No, Ken Ham, Darwin was not a racist

The pottery medallion created by Darwin's grandfather, Josiah Wedgwood, for his anti-slavery campaign.

Editor’s note: For the next few days, we will be looking more in depth at some of the arguments presented by Ken Ham during his recent “debate” with Bill Nye. Today’s is a guest post by our Faroese friend Arni Zachariassen on K-Ham’s claim about Charles Darwin’s supposedly racist sensibilities.

This is a common anti-evolutionist argument, usually based on nothing more than the presupposition that Darwin was a terrible person and the fact that the full title of “Origin of Species” refers to the “preservation of favored races” (which, in the contemporary usage, referred simply to populations within any species, not just humans. Indeed, “Origin” discusses species as different as pigeons and mollusks, but did not delve into human evolution at all). What’s more, the claim is completely fallacious, because even if Darwin had been a racist (which, as you’ll see, he wasn’t), it doesn’t mean his scientific ideas were wrong.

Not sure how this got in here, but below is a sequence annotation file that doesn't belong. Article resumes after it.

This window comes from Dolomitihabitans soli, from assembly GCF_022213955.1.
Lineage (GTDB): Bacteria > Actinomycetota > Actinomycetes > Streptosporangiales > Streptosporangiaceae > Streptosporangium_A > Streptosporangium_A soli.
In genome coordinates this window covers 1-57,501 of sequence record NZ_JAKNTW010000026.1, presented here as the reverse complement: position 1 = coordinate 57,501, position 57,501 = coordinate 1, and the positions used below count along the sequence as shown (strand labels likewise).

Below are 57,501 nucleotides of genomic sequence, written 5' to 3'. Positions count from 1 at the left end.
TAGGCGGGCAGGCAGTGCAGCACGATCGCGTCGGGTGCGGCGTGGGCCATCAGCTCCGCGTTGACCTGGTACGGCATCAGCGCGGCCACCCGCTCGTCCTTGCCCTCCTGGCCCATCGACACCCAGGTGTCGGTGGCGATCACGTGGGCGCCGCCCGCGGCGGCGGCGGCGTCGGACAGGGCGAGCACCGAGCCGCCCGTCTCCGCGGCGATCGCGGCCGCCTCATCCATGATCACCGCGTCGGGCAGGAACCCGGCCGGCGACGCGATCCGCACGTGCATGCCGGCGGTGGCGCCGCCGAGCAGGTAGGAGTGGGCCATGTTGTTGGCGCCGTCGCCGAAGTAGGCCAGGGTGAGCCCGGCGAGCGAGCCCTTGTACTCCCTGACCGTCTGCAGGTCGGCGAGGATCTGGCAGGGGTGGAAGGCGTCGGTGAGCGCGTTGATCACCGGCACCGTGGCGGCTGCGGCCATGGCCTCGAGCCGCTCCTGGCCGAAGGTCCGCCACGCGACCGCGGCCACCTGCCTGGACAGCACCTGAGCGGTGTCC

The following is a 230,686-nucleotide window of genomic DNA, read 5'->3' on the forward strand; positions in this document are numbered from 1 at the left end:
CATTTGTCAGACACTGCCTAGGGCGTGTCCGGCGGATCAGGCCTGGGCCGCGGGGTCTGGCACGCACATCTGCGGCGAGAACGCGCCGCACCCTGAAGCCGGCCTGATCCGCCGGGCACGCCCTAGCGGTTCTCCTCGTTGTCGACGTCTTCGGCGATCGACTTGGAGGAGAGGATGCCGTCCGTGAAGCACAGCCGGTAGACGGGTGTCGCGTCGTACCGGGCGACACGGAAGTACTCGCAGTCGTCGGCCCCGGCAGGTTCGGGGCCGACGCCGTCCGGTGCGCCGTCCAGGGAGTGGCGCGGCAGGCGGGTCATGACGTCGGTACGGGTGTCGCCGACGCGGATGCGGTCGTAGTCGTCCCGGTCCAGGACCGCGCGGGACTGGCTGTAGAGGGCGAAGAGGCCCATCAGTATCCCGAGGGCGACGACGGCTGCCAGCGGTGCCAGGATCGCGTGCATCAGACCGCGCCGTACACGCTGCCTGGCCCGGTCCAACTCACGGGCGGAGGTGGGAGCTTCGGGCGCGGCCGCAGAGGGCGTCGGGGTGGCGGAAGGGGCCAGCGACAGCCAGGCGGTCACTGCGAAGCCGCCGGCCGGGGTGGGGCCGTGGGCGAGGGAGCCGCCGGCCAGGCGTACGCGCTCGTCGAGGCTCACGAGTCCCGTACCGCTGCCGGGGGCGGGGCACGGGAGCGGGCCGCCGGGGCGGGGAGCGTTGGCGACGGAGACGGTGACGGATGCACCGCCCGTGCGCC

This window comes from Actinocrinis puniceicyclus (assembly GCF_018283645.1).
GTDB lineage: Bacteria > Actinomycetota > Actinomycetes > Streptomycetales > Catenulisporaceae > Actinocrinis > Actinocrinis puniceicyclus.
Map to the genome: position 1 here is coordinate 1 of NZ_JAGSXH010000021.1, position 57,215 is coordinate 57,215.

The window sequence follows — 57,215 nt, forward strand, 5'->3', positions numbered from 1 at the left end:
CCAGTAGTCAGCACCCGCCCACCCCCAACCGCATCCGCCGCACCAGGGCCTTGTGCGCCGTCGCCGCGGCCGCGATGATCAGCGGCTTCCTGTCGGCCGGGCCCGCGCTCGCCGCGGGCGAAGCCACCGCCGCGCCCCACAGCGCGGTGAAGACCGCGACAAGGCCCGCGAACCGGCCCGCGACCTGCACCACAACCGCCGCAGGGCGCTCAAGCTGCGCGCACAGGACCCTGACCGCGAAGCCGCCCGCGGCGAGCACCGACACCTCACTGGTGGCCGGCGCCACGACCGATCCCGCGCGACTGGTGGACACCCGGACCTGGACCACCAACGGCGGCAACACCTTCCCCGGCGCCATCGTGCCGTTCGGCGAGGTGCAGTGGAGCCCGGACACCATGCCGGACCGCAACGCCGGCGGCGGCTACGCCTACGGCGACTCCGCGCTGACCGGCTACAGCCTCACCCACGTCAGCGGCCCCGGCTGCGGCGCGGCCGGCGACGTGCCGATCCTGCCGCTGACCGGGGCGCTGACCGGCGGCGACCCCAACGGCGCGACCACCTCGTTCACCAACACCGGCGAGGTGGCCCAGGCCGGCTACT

But I digress. Please read Arni’s excellent article on the matter below, and check back tomorrow for our thoughts on two of the biggest mind-bending contradictions in Ham’s presentation, and Sunday for his false view of Christianity.